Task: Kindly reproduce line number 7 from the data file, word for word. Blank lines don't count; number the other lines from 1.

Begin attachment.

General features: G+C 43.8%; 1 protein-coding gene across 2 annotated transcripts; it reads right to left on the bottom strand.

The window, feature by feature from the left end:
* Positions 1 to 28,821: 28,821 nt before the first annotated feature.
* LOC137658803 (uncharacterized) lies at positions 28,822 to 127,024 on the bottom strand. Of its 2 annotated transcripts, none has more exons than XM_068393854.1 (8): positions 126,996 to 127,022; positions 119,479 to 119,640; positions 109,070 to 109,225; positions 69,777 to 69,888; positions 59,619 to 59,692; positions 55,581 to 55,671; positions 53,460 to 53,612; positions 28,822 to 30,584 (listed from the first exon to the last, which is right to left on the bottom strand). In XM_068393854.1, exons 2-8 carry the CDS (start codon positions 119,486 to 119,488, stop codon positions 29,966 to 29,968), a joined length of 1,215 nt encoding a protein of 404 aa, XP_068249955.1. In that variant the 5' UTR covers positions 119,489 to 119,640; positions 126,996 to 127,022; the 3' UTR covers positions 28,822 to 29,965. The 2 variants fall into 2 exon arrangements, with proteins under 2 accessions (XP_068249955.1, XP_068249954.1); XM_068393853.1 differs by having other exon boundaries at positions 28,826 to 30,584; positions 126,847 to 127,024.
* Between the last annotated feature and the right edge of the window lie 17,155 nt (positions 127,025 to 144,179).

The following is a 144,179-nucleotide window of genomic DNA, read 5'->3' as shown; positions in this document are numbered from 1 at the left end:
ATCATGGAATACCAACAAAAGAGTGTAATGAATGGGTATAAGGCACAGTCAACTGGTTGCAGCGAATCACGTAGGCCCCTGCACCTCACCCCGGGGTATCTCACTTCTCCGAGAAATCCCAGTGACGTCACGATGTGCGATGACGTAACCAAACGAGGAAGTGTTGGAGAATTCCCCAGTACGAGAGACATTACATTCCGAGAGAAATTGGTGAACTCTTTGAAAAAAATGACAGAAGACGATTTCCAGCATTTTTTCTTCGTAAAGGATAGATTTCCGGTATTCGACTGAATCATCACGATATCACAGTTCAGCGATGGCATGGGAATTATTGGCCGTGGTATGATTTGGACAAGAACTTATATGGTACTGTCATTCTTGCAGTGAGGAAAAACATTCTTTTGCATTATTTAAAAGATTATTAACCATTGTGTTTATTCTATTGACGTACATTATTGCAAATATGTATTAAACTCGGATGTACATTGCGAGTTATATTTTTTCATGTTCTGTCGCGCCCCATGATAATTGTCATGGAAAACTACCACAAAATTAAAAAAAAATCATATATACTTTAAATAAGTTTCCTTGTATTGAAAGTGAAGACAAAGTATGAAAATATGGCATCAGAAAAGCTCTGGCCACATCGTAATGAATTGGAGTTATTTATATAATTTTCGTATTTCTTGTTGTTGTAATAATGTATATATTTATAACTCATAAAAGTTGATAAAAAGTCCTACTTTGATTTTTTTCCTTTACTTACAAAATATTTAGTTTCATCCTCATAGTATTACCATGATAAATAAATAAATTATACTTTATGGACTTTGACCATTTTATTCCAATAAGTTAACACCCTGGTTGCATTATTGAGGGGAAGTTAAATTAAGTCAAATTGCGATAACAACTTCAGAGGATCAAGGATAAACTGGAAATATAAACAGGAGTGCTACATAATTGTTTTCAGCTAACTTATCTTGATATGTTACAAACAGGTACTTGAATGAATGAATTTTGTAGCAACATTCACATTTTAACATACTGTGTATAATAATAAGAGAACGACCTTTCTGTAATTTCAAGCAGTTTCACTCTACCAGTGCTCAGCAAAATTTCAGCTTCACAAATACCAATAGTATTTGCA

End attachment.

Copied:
ATCATGGAATACCAACAAAAGAGTGTAATGAATGGGTATAAGGCACAGTCAACTGGTTGCAGCGAATCACGTAGGCCCCTGCACCTCACCCCGGGGTATCTCACTTCTCCGAGAAATCCCAGTGACGTCACGATGTGCGATGACGTAACCAAACGAGGAAGTGTTGGAGAATTCCCCAGTACGAGAGACATTACATTCCGAGAGAAATTGGTGAACTCTTTGAAAAAAATGACAGAAGACGATTTCCAGCATTTTTTCTTCGTAAAGGATAGATTTCCGGTATTCGACTGAATCATCACGATATCACAGTTCAGCGATGGCATGGGAATTATTGGCCGTGGTATGATTTGGACAAGAACTTATATGGTACTGTCATTCTTGCAGTGAGGAAAAACATTCTTTTGCATTATTTAAAAGATTATTAACCATTGTGTTTATTCTATTGACGTACATTATTGCAAATATGTATTAAACTCGGATGTACATTGCGAGTTATATTTTTTCATGTTCTGTCGCGCCCCATGATAATTGTCATGGAAAACTACCACAAAATTAAAAAAAAATCATATATACTTTAAATAAGTTTCCTTGTATTGAAAGTGAAGACAAAGTATGAAAATATGGCATCAGAAAAGCTCTGGCCACATCGTAATGAATTGGAGTTATTTATATAATTTTCGTATTTCTTGTTGTTGTAATAATGTATATATTTATAACTCATAAAAGTTGATAAAAAGTCCTACTTTGATTTTTTTCCTTTACTTACAAAATATTTAGTTTCATCCTCATAGTATTACCATGATAAATAAATAAATTATACTTTATGGACTTTGACCATTTTATTCCAATAAGTTAACACCCTGGTTGCATTATTGAGGGGAAGTTAAATTAAGTCAAATTGCGATAACAACTTCAGAGGATCAAGGATAAACTGGAAATATAAACAGGAGTGCTACATAATTGTTTTCAGCTAACTTATCTTGATATGTTACAAACAGGTACTTGAATGAATGAATTTTGTAGCAACATTCACATTTTAACATACTGTGTATAATAATAAGAGAACGACCTTTCTGTAATTTCAAGCAGTTTCACTCTACCAGTGCTCAGCAAAATTTCAGCTTCACAAATACCAATAGTATTTGCA